Man of Steel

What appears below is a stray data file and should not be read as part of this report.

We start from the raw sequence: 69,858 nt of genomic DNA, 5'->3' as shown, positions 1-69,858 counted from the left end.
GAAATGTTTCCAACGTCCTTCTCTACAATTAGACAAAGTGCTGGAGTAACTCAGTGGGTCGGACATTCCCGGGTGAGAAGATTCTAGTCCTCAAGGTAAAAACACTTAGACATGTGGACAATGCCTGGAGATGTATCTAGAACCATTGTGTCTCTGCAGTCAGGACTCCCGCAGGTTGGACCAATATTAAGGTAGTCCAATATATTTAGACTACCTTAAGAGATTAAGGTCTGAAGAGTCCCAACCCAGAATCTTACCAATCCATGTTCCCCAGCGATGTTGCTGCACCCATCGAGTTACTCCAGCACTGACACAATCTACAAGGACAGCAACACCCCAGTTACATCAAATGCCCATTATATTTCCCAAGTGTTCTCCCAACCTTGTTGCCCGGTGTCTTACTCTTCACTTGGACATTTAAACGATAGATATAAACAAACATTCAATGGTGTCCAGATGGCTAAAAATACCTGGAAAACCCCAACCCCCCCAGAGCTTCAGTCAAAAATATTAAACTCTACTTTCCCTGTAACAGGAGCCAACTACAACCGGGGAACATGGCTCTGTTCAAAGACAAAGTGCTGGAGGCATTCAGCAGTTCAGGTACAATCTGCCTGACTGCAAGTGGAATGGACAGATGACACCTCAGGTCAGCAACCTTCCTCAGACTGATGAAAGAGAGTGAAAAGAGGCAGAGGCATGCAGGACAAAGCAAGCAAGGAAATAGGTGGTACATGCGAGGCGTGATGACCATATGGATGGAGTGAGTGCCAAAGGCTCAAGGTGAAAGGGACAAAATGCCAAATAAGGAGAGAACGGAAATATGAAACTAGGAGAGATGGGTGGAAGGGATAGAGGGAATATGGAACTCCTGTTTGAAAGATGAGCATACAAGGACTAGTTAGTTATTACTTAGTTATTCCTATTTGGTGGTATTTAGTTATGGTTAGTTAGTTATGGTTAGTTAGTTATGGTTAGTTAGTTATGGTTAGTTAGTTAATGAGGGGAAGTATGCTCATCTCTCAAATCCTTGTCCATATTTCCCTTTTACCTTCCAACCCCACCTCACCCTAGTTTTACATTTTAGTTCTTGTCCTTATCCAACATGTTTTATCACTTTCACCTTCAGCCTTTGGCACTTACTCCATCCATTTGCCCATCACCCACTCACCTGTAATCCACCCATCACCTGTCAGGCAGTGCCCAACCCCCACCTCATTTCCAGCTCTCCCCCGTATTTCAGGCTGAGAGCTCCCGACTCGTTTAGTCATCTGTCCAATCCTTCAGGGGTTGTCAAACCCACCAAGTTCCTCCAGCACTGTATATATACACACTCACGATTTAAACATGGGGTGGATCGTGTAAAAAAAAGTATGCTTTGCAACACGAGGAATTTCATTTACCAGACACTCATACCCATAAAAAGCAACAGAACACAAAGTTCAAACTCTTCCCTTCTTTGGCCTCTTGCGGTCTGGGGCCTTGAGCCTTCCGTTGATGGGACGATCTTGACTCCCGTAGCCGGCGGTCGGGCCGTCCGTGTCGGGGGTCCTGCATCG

Zack Snyder's Man of Steel has the grunge-gladiator feel of his earlier film 300 (2006) but with the disorienting visual distortion of that movie and that of his later graphic novel adaptation Watchmen (2009) amped up to a mind-numbing degree. This bombastic and unrelenting picture is both exhausting and too often uninteresting, mainly because the characters are one-dimensional and the battles are unending. Snyder fills the screen of this retelling of the Superman story with cold reptilian images (from the delivery room to space ships to body armor), erupting terrain, and crumbling massive structures of stone and steel. Every time you look up something is coming down. Snyder recounts the story of Clark Kent / Kal-El (The Immortal's Henry Cavill) unconventionally (no doubt the contribution of co-writer Christopher Nolan), weaving together flashbacks from the boy Clark's school days with the implosion of his home planet Krypton and the battle of his heroic father, Jor-El, (Russell Crowe) to save his son and, perhaps, the Kryptonian people. Jor-El is opposed by rebel General Zod (a scenery gobbling Michael Shannon [who is actually a personal favorite of mine]) and Zod's foxy enforcer Faora-Ul (the Germanic beauty Antje Traue). Once baby Kal-El arrives on Earth he is found and nurtured in the American heartland by Jonathan and Martha Kent  (Kevin Costner and Diane Lane). It is when the story returns to Kansas that it becomes much more involving; both Costner and Lane add emotional resonance to a film that sorely needs it. Clark's romance with the daring though shockingly unprincipled Daily Planet reporter Lois Lane was D.O.A. for me, however. Recommended.

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